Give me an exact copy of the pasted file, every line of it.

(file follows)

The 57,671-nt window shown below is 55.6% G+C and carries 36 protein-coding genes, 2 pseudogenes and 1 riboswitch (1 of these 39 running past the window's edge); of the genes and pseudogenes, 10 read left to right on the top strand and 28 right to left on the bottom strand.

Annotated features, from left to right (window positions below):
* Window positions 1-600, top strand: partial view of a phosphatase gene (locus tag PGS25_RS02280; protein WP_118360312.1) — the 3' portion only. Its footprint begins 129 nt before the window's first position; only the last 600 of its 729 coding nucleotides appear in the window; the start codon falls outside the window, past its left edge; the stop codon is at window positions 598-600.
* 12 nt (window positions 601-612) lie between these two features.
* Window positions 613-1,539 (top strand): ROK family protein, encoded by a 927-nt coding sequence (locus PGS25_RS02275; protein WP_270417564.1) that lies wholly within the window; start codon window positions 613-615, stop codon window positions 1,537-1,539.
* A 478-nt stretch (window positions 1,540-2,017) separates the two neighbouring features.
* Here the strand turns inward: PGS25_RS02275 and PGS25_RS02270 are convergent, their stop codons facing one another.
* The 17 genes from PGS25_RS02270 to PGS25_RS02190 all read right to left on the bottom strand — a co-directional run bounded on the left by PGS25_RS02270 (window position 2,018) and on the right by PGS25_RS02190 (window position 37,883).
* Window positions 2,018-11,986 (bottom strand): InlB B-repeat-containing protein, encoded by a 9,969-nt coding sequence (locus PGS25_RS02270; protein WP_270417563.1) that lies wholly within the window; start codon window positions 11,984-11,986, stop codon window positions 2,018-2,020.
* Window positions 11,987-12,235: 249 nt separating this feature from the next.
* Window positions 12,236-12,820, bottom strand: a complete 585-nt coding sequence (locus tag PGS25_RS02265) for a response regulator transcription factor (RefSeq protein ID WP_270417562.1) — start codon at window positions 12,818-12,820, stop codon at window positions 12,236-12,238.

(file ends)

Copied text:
The 57,671-nt window shown below is 55.6% G+C and carries 36 protein-coding genes, 2 pseudogenes and 1 riboswitch (1 of these 39 running past the window's edge); of the genes and pseudogenes, 10 read left to right on the top strand and 28 right to left on the bottom strand.

Annotated features, from left to right (window positions below):
* Window positions 1-600, top strand: partial view of a phosphatase gene (locus tag PGS25_RS02280; protein WP_118360312.1) — the 3' portion only. Its footprint begins 129 nt before the window's first position; only the last 600 of its 729 coding nucleotides appear in the window; the start codon falls outside the window, past its left edge; the stop codon is at window positions 598-600.
* 12 nt (window positions 601-612) lie between these two features.
* Window positions 613-1,539 (top strand): ROK family protein, encoded by a 927-nt coding sequence (locus PGS25_RS02275; protein WP_270417564.1) that lies wholly within the window; start codon window positions 613-615, stop codon window positions 1,537-1,539.
* A 478-nt stretch (window positions 1,540-2,017) separates the two neighbouring features.
* Here the strand turns inward: PGS25_RS02275 and PGS25_RS02270 are convergent, their stop codons facing one another.
* The 17 genes from PGS25_RS02270 to PGS25_RS02190 all read right to left on the bottom strand — a co-directional run bounded on the left by PGS25_RS02270 (window position 2,018) and on the right by PGS25_RS02190 (window position 37,883).
* Window positions 2,018-11,986 (bottom strand): InlB B-repeat-containing protein, encoded by a 9,969-nt coding sequence (locus PGS25_RS02270; protein WP_270417563.1) that lies wholly within the window; start codon window positions 11,984-11,986, stop codon window positions 2,018-2,020.
* Window positions 11,987-12,235: 249 nt separating this feature from the next.
* Window positions 12,236-12,820, bottom strand: a complete 585-nt coding sequence (locus tag PGS25_RS02265) for a response regulator transcription factor (RefSeq protein ID WP_270417562.1) — start codon at window positions 12,818-12,820, stop codon at window positions 12,236-12,238.